The invitation notes that the Lambeth conference is not a Synod or council of the Church. It expressly notes that the gathering has this time been designed not to legislate or indoctrinate, but to strengthen the mission and community going forth in His name. This is forever a work in progress, to be sure.

Nonetheless, intentionally structuring the conference in this way is a welcome development. As we saw in Tanzania, there is nothing worse than Anglican bishops believing and acting as if they can legislate for the world. It will take more than the fine words of the invitation to keep this hope in place throughout the conference. It will take the concerted action of Rowan Cantaur and his staff. He will have to lead towards that goal.

Thankfully, we have the Lord Jesus Christ, the head of the Church, to look to as our model of discipleship, servant-hood, and ministry. Cantaur wisely invokes His name and life in his invitation, grounding his own call in the Lord's truth that in Him we are all one. If there is one thing that Rowan Cantaur may be praised for, it's for never passing up an opportunity to allude to this. Hopefully, he can find the strength and courage to live up to his own words.

It's something we can all pray for.

On the Web:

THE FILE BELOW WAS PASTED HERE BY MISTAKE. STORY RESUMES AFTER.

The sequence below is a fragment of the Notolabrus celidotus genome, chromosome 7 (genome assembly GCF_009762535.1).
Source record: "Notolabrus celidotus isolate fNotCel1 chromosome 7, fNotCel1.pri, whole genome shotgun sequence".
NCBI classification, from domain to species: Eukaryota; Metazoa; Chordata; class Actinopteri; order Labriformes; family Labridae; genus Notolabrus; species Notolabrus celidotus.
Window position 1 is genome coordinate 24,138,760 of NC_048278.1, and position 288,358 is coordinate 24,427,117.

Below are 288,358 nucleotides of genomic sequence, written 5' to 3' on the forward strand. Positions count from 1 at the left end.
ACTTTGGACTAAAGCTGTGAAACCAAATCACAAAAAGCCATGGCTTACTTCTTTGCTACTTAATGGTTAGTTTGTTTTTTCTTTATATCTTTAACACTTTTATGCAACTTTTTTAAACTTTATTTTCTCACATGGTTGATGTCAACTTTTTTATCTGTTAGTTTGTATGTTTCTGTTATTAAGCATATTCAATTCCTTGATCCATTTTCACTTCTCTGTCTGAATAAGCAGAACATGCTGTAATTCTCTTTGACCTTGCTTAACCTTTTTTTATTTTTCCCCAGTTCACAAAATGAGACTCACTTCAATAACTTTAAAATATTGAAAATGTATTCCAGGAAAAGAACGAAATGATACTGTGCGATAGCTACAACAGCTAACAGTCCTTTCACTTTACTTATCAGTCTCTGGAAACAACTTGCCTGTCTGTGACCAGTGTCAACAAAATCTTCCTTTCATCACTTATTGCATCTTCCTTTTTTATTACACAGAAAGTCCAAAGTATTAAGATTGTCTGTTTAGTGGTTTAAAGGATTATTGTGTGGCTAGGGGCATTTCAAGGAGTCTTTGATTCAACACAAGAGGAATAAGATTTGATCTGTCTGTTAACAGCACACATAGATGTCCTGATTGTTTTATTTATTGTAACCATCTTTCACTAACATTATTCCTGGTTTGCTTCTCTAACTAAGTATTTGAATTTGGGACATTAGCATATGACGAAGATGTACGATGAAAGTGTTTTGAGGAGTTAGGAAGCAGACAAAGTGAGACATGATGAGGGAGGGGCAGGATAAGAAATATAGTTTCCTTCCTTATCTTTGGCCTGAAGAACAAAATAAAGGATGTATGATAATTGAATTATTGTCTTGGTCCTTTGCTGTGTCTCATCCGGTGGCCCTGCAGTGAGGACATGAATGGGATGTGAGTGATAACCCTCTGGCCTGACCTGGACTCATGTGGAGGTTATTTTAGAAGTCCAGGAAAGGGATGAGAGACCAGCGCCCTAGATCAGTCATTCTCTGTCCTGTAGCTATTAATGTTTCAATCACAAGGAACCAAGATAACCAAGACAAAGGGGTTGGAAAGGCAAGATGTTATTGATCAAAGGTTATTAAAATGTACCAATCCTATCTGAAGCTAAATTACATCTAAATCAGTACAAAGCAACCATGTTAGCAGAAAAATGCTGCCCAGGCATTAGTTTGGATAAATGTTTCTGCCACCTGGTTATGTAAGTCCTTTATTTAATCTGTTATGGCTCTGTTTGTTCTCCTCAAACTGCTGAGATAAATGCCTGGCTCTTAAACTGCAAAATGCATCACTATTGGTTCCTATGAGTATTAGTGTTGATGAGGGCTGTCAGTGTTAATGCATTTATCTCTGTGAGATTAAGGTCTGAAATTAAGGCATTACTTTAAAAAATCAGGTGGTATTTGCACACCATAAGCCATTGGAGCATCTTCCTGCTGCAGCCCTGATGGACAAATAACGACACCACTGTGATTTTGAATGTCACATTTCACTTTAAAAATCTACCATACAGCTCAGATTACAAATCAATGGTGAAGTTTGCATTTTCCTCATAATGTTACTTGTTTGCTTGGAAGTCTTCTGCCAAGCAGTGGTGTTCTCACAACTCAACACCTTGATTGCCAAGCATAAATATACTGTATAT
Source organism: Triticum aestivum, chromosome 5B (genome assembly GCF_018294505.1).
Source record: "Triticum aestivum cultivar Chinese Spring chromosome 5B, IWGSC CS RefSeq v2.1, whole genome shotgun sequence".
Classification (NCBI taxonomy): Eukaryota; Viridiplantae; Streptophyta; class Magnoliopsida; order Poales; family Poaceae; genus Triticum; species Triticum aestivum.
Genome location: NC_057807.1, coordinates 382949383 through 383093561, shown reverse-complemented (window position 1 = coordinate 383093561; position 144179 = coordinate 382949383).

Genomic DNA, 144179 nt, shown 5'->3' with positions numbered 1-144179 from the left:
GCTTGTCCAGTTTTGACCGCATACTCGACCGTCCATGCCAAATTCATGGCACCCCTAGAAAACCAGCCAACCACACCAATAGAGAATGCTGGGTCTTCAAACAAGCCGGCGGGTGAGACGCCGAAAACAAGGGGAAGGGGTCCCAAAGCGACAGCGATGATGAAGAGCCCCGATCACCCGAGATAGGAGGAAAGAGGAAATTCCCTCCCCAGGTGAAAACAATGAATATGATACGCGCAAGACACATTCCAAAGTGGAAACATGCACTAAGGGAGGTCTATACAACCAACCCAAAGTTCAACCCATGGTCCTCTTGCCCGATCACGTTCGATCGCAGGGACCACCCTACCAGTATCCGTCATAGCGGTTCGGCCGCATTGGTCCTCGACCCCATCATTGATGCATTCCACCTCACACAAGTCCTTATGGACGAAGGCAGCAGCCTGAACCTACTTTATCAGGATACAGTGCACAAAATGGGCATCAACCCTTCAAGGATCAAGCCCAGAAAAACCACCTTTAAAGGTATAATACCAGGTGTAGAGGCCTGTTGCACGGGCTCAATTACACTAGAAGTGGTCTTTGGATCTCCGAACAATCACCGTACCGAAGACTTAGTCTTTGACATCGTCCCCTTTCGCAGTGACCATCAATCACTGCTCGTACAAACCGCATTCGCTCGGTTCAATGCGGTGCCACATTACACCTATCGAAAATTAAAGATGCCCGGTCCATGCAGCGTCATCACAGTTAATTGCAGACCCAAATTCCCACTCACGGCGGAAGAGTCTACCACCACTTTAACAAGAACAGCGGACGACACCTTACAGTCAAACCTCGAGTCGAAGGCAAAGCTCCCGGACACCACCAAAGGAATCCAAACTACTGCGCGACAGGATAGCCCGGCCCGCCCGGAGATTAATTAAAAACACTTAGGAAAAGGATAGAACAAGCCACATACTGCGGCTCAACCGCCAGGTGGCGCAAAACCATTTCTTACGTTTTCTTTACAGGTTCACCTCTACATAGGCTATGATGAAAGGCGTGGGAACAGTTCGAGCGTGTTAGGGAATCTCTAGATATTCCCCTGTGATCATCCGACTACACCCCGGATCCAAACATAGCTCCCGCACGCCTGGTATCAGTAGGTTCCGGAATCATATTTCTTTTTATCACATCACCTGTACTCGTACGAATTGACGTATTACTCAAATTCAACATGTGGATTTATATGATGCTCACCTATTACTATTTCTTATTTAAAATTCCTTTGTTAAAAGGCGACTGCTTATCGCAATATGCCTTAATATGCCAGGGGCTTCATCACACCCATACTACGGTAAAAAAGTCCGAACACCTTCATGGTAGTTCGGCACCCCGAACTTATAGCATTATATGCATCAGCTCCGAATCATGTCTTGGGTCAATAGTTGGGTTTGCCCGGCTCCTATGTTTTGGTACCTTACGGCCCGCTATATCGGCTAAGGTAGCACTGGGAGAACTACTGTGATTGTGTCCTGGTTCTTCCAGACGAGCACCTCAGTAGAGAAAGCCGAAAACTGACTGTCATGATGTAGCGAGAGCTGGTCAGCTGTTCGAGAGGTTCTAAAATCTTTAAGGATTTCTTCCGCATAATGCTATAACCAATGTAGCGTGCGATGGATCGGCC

The Archbishop of Canterbury's invitation
The Lambeth Conference homepage
A story of one Episcopal summer chapel

Monday, May 07, 2007

The Great Commandment: "Want God with all your insides"

That is how the Great Commandment to love God with all your heart, is translated in Kriol, the language most widely spoken by the aboriginal people of Australia. More than 100 linguists recently finished nearly 30 years of work to translate the "Kriol Baibul." The event was dedicated by a ceremony attracting thousands to the Katherine Christian Convention in the Northern Territory.

The project was undertaken by a group of Aboriginal Christians and missionaries in the Northern Territory with support from many Christian organisations. The Archbishop of Melbourne, Phillip, called the work "a practical and lived response to the call to be one in Christ."

Here is the home site of the translation, where you can read (or at least look at!) passages; read more about the project and its supporters; and listen to the Lord's Prayer in Kriol.

Here is a story about it at The ABC Message Stick.

Blueberry Anglican Crumble Pie

Colorado Springs - A service at a schismatic Episcopal parish in Colorado Springs, a town where many gay evangelicals worship and preach but do not tell anyone they are gay, was disrupted Sunday when a man threw a pie at the pastor.

Police say Marcus Hyde was released for throwing the pie at at the Rev. Don Armstrong, who has come up with many reasons for why he is under presentment and inhibition except the most obvious one--that he has broken his priestly vows.

Witnesses told police Hyde entered a side door of Grace Church and St. Stephen's Parish during the service and tossed the pie at Armstrong, who ducked. Darn.

The suspect said he was passing judgment on Armstrong for his fellow parishioners, according to a police report, which failed to note the specific type of pie.